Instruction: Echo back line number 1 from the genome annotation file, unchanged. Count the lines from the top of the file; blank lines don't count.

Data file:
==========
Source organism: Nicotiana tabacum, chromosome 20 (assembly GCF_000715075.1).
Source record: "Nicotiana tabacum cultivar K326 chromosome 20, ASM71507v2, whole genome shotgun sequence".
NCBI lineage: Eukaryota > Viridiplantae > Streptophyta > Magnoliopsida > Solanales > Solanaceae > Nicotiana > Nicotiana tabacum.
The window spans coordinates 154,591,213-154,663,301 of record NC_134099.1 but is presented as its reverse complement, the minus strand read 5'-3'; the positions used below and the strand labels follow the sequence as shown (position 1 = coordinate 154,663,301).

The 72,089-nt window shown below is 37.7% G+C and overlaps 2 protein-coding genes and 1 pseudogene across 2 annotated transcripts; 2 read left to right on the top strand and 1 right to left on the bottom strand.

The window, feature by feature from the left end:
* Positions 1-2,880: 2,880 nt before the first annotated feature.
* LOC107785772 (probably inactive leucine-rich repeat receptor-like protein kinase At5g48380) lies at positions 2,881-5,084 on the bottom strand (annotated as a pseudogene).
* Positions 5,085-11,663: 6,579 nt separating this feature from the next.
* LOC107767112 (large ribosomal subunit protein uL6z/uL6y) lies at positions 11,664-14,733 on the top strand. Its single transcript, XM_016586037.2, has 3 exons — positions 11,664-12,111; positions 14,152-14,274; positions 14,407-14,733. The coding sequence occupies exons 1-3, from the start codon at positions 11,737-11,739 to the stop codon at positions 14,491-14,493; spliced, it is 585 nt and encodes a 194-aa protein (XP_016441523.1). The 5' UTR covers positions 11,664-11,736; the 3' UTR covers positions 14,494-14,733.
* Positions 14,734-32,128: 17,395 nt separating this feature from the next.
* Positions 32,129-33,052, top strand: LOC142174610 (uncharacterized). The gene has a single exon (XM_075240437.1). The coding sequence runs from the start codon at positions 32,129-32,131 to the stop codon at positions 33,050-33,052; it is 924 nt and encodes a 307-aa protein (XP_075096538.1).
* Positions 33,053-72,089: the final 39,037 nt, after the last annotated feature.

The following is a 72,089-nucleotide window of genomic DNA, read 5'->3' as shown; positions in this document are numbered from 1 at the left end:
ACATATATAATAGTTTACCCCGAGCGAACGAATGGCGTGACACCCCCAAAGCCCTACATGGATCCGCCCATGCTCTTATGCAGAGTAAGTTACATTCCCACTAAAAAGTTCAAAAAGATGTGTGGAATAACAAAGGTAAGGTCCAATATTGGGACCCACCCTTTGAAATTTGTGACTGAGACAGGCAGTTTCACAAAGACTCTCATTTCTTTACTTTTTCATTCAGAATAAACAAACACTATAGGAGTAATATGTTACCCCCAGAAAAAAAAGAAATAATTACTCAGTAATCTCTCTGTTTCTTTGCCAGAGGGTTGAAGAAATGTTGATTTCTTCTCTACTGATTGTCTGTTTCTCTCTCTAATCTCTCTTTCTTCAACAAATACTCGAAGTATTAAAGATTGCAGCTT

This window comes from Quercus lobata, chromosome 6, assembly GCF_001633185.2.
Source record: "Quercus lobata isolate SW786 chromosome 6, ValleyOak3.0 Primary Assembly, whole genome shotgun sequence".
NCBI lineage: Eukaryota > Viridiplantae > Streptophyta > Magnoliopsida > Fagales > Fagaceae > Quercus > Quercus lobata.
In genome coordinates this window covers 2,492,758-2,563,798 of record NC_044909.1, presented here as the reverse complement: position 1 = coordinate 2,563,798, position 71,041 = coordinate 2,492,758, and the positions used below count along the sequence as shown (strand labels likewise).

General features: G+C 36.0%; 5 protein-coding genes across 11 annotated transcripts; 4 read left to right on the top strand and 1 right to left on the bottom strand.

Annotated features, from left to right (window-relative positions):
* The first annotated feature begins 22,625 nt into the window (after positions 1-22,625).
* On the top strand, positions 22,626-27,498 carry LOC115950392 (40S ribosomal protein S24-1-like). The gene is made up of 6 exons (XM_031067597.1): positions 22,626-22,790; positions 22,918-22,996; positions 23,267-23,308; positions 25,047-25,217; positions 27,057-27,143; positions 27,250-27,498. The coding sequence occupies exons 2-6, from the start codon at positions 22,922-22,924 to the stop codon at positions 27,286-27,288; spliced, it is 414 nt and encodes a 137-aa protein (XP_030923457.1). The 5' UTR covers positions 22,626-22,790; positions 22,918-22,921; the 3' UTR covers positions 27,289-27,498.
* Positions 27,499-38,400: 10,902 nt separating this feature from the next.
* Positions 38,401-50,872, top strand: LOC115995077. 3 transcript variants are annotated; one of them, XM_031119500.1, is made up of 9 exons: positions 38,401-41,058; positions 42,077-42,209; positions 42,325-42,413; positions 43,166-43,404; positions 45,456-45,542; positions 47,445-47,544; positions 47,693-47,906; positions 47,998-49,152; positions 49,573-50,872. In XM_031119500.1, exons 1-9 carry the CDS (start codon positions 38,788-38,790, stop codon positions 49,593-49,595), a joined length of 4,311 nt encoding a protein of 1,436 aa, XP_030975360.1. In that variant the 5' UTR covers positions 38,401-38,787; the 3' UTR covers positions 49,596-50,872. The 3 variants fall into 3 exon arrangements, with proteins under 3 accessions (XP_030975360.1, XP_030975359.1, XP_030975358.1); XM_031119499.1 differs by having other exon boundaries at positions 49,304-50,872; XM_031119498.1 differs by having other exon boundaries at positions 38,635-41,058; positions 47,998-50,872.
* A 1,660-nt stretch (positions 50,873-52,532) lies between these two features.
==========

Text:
Source organism: Nicotiana tabacum, chromosome 20 (assembly GCF_000715075.1).